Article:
The truth is that life is rarely traveled on a well-lit, smooth paved road. Life is bumpy and full of up and downs. Traveling by flying is no different. You can’t predict the wind or the weather and turbulence can happen at any time. It would seem that in life, the “fasten seat belt” sign is almost permanently lit. There are two lessons that I specifically learned from flying that can make a huge difference in how we navigate this life.
The first lesson I learned was actually before boarding the aircraft.
I once dated a guy who was working on getting his pilot license and I watched him complete a flight plan. Mind you, I had traveled by plane many times but I had never considered that creating a flight plan would be any different than mapquesting a destination in a car. You choose where you start and and where you want to end up and then figure out the roads and highways that will get you there. I figured it would be even simpler to do a flight plan since you wouldn’t have to figure out the roads to get there but could literally fly from point A to point B. That flight plan was one of the most intricate things I had ever seen. Using a map which has a million different circles on it that represent airways, you have to figure out all of the circles that you plan on passing through from one airport to your final airport. Then, while navigating in flight, you are constantly using your flight instruments and checking in to make sure you are on your desired path as you pass through those airways. Even with the detailed flight plan, you are constantly veering off course and having to correct your course. This is how life is. It is essential to have a flight plan–to know you are and where you want to go but even more essential that the flight plan is being able to use your ability to check yourself to be able to correct your course. The way to measure how you are doing in life is not how many times you get off course, but how fast you return to the flight path or in other words, how fast you are able to recenter yourself when life becomes unbalanced.
The second essential life skill I learned from flying is given during those long and monotonous emergency instructions you listen to once you are boarded on the flight. (I realize that I should probably pay more attention to safety instructions that are there for my own benefit but man it is rough to listen to sometimes!) During those lovely instructions though, they give one of the most insightful rules that is an absolute mental health game changer. In case of loss of air cabin pressure, they tell you that an oxygen mask will fall from the ceiling above you. Then they give you this admonition: Before you assist someone else, you need to put your own oxygen mask first. This is an essential skill that many caregivers or parents often overlook. They, (many times out of concern and love) attempt to address the needs of those they care for without having addressed their own. This can lead to burnout. The skill is to identify and provide self-care for yourself and then to be able to provide assistance to those in your life who may need it. What does self-care look like? Self care is simple acts that show that you are taking care of yourself and recognizing your own needs. Below I included a list of a few self-care items, but in reality your list will be just as unique are you are and may not include the stash of chocolate in the pantry. 😉 It is not selfish, but in fact will allow you to show more love to those around you just like putting your oxygen mask on first before you assist others to put on theirs.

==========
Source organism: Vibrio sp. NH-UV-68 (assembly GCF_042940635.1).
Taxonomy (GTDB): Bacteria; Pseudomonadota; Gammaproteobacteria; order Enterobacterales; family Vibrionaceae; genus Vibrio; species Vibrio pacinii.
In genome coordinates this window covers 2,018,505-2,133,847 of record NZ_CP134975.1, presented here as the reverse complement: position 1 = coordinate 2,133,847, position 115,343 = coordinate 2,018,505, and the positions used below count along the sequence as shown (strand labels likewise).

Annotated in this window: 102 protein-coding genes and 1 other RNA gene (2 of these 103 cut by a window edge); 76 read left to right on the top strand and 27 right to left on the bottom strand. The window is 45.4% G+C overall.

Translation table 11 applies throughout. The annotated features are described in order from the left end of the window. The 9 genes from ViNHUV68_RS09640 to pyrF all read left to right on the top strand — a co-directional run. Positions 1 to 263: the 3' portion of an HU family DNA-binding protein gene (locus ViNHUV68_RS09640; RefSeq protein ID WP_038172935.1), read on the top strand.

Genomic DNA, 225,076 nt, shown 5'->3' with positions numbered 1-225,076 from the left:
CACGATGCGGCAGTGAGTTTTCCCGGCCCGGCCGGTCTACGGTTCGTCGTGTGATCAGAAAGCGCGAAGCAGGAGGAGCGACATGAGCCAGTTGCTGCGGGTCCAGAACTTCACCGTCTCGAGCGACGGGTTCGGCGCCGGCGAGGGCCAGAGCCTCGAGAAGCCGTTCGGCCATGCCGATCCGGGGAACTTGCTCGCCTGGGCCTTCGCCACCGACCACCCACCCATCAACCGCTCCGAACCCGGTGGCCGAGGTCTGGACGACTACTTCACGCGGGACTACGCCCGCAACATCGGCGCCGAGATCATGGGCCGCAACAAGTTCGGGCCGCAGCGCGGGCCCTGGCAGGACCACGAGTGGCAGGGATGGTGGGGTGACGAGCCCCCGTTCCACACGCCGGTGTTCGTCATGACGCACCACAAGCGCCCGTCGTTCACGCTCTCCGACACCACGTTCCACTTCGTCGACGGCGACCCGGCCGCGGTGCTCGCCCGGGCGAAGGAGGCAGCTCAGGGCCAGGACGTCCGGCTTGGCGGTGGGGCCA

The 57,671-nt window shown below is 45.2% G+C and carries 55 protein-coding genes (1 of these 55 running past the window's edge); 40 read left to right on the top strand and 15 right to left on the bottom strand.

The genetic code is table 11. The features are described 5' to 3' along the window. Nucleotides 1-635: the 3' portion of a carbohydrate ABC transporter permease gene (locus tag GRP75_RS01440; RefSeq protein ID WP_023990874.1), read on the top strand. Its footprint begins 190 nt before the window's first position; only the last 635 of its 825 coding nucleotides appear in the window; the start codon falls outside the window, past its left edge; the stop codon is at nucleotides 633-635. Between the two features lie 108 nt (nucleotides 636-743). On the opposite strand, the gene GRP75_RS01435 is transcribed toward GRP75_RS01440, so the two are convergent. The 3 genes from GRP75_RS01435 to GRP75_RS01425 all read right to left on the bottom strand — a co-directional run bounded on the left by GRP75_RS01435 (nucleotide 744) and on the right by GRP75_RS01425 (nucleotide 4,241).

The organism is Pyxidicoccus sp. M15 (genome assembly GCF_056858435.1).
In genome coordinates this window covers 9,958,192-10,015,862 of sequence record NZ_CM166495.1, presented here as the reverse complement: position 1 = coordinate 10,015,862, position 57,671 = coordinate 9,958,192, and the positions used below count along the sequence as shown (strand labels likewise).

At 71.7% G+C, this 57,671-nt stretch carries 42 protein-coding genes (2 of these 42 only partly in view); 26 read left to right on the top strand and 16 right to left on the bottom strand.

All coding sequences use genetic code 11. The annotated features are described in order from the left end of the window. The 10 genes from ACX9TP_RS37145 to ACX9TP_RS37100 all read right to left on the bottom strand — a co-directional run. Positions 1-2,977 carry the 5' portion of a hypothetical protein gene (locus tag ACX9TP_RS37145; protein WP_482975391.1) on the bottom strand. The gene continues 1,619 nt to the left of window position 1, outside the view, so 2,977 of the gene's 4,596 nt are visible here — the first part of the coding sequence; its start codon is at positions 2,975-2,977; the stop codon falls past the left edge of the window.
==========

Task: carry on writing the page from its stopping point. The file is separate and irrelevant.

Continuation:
So, take a moment to create your own flight plan for yourself. Who are you, and where are you headed? Write out that goal and then you can check yourself periodically to see what course changes you may need to make in order to stay on your path.
Second, create a self-care plan for you. What would be on your list of self-care items? Create that list. Check in and monitor yourself and if you know that you are going to be needed whether it is emotionally or physically– start by making sure you have first put on your own oxygen mask. Taking care of yourself matters and allows you to then assist others which in turn brings joy to your life.
While these tips will not change the turbulence that we experience in this life, it will help you to more successfully navigate your flight and reach your desired destination. Have a safe flight!